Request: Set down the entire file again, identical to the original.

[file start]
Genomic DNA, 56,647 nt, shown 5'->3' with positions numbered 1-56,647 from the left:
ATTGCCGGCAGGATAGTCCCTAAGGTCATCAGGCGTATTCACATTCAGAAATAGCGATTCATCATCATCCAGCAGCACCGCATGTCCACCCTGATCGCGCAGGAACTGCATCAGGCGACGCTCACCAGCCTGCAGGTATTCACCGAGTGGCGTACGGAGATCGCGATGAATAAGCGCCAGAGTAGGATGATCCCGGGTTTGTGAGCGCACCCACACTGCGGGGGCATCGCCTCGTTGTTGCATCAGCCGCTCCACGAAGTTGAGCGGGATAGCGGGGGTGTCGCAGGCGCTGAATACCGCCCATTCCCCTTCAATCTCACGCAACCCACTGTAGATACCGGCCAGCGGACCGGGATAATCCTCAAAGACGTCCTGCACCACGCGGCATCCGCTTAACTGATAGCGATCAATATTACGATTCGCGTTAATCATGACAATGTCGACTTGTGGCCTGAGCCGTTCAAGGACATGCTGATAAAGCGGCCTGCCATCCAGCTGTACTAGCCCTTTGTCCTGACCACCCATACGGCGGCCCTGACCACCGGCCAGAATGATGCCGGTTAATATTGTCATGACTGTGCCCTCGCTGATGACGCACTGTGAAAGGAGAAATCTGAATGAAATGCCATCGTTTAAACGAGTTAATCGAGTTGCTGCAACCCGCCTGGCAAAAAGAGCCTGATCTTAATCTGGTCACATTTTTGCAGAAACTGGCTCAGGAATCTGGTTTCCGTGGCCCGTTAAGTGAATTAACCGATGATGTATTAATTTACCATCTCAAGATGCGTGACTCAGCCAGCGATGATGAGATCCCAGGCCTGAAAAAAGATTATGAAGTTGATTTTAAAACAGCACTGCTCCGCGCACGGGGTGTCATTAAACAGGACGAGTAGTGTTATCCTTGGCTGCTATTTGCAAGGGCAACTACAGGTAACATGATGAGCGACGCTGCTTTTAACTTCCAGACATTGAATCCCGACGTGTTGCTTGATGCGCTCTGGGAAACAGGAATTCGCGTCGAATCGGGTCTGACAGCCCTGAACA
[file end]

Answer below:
Genomic DNA, 56,647 nt, shown 5'->3' with positions numbered 1-56,647 from the left:
ATTGCCGGCAGGATAGTCCCTAAGGTCATCAGGCGTATTCACATTCAGAAATAGCGATTCATCATCATCCAGCAGCACCGCATGTCCACCCTGATCGCGCAGGAACTGCATCAGGCGACGCTCACCAGCCTGCAGGTATTCACCGAGTGGCGTACGGAGATCGCGATGAATAAGCGCCAGAGTAGGATGATCCCGGGTTTGTGAGCGCACCCACACTGCGGGGGCATCGCCTCGTTGTTGCATCAGCCGCTCCACGAAGTTGAGCGGGATAGCGGGGGTGTCGCAGGCGCTGAATACCGCCCATTCCCCTTCAATCTCACGCAACCCACTGTAGATACCGGCCAGCGGACCGGGATAATCCTCAAAGACGTCCTGCACCACGCGGCATCCGCTTAACTGATAGCGATCAATATTACGATTCGCGTTAATCATGACAATGTCGACTTGTGGCCTGAGCCGTTCAAGGACATGCTGATAAAGCGGCCTGCCATCCAGCTGTACTAGCCCTTTGTCCTGACCACCCATACGGCGGCCCTGACCACCGGCCAGAATGATGCCGGTTAATATTGTCATGACTGTGCCCTCGCTGATGACGCACTGTGAAAGGAGAAATCTGAATGAAATGCCATCGTTTAAACGAGTTAATCGAGTTGCTGCAACCCGCCTGGCAAAAAGAGCCTGATCTTAATCTGGTCACATTTTTGCAGAAACTGGCTCAGGAATCTGGTTTCCGTGGCCCGTTAAGTGAATTAACCGATGATGTATTAATTTACCATCTCAAGATGCGTGACTCAGCCAGCGATGATGAGATCCCAGGCCTGAAAAAAGATTATGAAGTTGATTTTAAAACAGCACTGCTCCGCGCACGGGGTGTCATTAAACAGGACGAGTAGTGTTATCCTTGGCTGCTATTTGCAAGGGCAACTACAGGTAACATGATGAGCGACGCTGCTTTTAACTTCCAGACATTGAATCCCGACGTGTTGCTTGATGCGCTCTGGGAAACAGGAATTCGCGTCGAATCGGGTCTGACAGCCCTGAACA